Japanese writer/director Hirokazu Koreeda goes for High Concept ideas, even at the risk of putting himself in a dramatic straitjacket. His latest (LIKE FATHER, LIKE SON/’13) uses that oldest of standbys: Switched-at-Birth Infants while this earlier film extrapolates from a tru-life tale of four young siblings living secretly on their own after Mom splits for good. The story hints at prostitution as the cause of Mom’s departure, but all we know for sure is that the landlord doesn’t know about the three younger kids; financial resources are dwindling, no one’s in school; and the oldest of the bunch, at 12, is losing his sense of responsibility to fast creeping rebellious puberty. At almost 2 and half hours, Koreeda gives us too much time to think things thru, so as the tiny social order starts breaking down and the kids begin to stick their noses out of the apartment and bring in friends, the situation stops adding up. And when events take a tragic turn, sense & sympathy pull us out of the emotional involvement he wants to ‘double-down’ on. There’s lots of fine observational stuff in here, and an enchanting perf from Yûya Yagira as the oldest boy. But a couple of last act fumbles (the glowing warmth of camaraderie at a baseball game and a still-frame non-resolution) play with little conviction, as if even writer/director Koreeda had stopped believing in his script.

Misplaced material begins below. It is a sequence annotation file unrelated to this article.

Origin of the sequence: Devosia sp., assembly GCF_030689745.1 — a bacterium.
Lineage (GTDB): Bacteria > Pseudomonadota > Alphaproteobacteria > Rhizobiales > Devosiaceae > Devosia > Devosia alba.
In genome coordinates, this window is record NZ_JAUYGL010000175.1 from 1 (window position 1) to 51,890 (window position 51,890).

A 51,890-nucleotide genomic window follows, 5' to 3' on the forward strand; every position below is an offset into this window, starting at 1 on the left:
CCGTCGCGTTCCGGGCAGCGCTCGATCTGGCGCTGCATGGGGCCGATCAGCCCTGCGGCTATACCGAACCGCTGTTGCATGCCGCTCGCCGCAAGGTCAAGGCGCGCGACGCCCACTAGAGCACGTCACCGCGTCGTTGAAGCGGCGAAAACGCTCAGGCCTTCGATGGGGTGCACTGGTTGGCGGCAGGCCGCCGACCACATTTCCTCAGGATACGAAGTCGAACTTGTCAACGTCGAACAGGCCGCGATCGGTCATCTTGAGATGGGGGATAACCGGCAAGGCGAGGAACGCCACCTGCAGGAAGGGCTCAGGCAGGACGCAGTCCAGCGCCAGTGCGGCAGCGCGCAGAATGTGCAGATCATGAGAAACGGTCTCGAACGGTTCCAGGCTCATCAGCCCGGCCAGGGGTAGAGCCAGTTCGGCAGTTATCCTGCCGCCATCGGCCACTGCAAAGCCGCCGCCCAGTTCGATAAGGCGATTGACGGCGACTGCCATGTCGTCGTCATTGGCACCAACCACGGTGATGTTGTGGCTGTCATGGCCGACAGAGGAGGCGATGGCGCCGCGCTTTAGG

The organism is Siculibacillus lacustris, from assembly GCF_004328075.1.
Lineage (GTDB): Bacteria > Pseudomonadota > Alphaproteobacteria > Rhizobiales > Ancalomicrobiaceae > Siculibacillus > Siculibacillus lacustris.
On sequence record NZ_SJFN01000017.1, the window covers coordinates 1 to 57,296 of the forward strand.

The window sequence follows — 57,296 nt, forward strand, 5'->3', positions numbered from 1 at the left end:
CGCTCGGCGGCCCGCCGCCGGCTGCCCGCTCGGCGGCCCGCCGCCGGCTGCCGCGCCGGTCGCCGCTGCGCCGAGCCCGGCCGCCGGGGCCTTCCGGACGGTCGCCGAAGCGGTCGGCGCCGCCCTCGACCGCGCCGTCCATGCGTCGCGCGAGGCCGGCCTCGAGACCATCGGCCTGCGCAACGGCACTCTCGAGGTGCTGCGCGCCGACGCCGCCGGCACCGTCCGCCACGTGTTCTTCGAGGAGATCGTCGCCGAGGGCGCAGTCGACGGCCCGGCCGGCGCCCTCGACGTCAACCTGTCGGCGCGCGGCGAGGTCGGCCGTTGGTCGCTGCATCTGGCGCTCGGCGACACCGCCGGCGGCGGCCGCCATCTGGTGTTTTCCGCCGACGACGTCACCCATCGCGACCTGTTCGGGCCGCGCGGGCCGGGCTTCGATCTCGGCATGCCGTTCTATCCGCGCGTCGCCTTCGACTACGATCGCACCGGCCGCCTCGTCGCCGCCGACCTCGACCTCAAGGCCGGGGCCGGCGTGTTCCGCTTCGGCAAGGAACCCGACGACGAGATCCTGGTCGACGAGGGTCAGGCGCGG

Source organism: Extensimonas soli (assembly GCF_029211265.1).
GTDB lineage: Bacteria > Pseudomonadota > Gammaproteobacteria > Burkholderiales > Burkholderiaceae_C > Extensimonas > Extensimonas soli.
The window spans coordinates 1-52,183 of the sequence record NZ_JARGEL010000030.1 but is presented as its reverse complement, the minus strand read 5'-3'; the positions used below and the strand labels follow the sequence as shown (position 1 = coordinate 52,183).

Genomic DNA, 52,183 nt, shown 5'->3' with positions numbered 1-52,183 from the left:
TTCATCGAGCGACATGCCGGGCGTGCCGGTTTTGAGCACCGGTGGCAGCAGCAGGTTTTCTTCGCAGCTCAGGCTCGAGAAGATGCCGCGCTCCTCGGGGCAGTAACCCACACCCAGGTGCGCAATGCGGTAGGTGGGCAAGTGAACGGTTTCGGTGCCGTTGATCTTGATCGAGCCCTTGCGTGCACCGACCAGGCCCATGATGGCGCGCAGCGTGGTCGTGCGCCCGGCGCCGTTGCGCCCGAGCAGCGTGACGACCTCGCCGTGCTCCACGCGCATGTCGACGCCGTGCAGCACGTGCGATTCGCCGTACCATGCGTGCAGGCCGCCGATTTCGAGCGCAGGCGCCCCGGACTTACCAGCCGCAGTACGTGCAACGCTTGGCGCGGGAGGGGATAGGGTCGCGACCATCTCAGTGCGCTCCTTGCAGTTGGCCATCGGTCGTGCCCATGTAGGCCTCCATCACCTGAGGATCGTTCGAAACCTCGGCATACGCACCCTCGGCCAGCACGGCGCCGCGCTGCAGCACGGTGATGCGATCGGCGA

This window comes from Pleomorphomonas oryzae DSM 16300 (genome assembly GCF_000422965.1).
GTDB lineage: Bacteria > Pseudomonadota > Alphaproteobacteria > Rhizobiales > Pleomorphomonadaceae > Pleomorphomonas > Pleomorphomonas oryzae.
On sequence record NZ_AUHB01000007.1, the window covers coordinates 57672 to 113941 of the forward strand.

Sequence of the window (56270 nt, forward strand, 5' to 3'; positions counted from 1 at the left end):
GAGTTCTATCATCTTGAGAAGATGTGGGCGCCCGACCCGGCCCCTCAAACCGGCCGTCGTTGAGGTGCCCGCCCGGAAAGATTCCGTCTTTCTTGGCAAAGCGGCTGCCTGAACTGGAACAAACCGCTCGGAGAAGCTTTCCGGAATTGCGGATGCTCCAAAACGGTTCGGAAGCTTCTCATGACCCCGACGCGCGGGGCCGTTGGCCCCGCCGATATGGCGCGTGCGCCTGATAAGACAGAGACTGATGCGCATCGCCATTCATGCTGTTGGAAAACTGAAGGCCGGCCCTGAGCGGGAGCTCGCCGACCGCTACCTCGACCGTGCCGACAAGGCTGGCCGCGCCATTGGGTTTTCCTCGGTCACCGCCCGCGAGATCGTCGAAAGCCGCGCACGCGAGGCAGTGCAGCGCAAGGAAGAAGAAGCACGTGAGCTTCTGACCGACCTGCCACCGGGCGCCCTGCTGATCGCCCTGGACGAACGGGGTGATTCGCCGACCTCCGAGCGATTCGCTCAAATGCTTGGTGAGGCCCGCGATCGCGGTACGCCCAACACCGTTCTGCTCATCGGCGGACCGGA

SCREWY THOUGHT OF THE DAY: Yûya Yagira won Best Actor @ Cannes for this. He’s great, but there’s something not right about giving young kids big acting awards, non?